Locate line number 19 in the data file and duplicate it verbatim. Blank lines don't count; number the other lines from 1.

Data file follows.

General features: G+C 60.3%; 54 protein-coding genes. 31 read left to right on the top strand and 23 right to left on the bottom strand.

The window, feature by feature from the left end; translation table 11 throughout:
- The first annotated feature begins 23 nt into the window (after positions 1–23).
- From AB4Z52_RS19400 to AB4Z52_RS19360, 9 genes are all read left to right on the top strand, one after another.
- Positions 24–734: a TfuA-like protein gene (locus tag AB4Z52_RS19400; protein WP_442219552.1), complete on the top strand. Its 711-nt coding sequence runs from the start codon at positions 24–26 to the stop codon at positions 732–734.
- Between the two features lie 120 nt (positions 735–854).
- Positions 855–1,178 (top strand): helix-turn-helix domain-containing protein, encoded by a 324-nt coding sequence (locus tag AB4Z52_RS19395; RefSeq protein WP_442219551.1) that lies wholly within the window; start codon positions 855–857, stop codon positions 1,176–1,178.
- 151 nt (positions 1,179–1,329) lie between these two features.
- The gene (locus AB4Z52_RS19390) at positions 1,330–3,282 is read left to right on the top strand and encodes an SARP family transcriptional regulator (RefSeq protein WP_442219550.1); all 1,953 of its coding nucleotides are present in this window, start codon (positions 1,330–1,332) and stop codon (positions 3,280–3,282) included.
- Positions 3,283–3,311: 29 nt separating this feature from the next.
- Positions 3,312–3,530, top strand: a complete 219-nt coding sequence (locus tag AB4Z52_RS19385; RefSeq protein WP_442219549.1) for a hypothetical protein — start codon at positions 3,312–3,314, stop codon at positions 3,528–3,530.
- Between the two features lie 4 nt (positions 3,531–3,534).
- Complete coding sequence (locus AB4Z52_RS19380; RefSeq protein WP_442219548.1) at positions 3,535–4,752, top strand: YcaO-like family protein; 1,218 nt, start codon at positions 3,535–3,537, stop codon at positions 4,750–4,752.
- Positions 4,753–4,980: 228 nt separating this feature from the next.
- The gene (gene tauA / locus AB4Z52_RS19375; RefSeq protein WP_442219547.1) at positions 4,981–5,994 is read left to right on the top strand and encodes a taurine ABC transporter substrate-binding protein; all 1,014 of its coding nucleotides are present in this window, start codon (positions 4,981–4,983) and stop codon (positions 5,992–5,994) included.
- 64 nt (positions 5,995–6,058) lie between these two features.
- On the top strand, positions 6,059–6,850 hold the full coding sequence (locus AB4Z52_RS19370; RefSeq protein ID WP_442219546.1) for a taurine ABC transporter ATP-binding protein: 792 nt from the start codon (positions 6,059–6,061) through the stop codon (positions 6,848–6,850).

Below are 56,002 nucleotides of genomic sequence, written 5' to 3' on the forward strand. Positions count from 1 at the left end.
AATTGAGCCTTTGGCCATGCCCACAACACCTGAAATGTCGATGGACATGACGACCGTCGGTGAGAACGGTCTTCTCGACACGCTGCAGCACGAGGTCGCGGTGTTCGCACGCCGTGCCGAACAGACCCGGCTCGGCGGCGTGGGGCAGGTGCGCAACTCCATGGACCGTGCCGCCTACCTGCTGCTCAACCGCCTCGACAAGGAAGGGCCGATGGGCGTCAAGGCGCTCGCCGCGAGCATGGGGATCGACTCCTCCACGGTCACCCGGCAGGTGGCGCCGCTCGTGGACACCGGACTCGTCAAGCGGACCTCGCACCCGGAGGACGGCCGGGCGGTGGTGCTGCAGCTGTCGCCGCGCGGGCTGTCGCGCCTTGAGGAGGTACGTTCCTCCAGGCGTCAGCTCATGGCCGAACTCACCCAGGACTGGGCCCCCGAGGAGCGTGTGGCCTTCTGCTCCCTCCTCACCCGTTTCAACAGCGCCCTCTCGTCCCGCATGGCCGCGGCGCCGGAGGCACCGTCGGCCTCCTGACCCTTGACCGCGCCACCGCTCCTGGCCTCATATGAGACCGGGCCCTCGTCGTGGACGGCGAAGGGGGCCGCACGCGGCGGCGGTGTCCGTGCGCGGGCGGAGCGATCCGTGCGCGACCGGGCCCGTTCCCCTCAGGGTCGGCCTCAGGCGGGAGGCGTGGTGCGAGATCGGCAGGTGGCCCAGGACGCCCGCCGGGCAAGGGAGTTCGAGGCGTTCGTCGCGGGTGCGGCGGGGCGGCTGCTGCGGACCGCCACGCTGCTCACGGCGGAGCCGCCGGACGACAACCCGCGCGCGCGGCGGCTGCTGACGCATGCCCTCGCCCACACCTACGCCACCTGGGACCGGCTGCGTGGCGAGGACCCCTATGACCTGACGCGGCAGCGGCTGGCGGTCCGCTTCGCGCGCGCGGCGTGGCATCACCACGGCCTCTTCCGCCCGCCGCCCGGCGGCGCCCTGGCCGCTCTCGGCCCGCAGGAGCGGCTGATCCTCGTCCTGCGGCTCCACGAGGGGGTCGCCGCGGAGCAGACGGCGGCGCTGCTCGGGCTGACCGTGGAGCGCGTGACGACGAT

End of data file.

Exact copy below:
AATTGAGCCTTTGGCCATGCCCACAACACCTGAAATGTCGATGGACATGACGACCGTCGGTGAGAACGGTCTTCTCGACACGCTGCAGCACGAGGTCGCGGTGTTCGCACGCCGTGCCGAACAGACCCGGCTCGGCGGCGTGGGGCAGGTGCGCAACTCCATGGACCGTGCCGCCTACCTGCTGCTCAACCGCCTCGACAAGGAAGGGCCGATGGGCGTCAAGGCGCTCGCCGCGAGCATGGGGATCGACTCCTCCACGGTCACCCGGCAGGTGGCGCCGCTCGTGGACACCGGACTCGTCAAGCGGACCTCGCACCCGGAGGACGGCCGGGCGGTGGTGCTGCAGCTGTCGCCGCGCGGGCTGTCGCGCCTTGAGGAGGTACGTTCCTCCAGGCGTCAGCTCATGGCCGAACTCACCCAGGACTGGGCCCCCGAGGAGCGTGTGGCCTTCTGCTCCCTCCTCACCCGTTTCAACAGCGCCCTCTCGTCCCGCATGGCCGCGGCGCCGGAGGCACCGTCGGCCTCCTGACCCTTGACCGCGCCACCGCTCCTGGCCTCATATGAGACCGGGCCCTCGTCGTGGACGGCGAAGGGGGCCGCACGCGGCGGCGGTGTCCGTGCGCGGGCGGAGCGATCCGTGCGCGACCGGGCCCGTTCCCCTCAGGGTCGGCCTCAGGCGGGAGGCGTGGTGCGAGATCGGCAGGTGGCCCAGGACGCCCGCCGGGCAAGGGAGTTCGAGGCGTTCGTCGCGGGTGCGGCGGGGCGGCTGCTGCGGACCGCCACGCTGCTCACGGCGGAGCCGCCGGACGACAACCCGCGCGCGCGGCGGCTGCTGACGCATGCCCTCGCCCACACCTACGCCACCTGGGACCGGCTGCGTGGCGAGGACCCCTATGACCTGACGCGGCAGCGGCTGGCGGTCCGCTTCGCGCGCGCGGCGTGGCATCACCACGGCCTCTTCCGCCCGCCGCCCGGCGGCGCCCTGGCCGCTCTCGGCCCGCAGGAGCGGCTGATCCTCGTCCTGCGGCTCCACGAGGGGGTCGCCGCGGAGCAGACGGCGGCGCTGCTCGGGCTGACCGTGGAGCGCGTGACGACGAT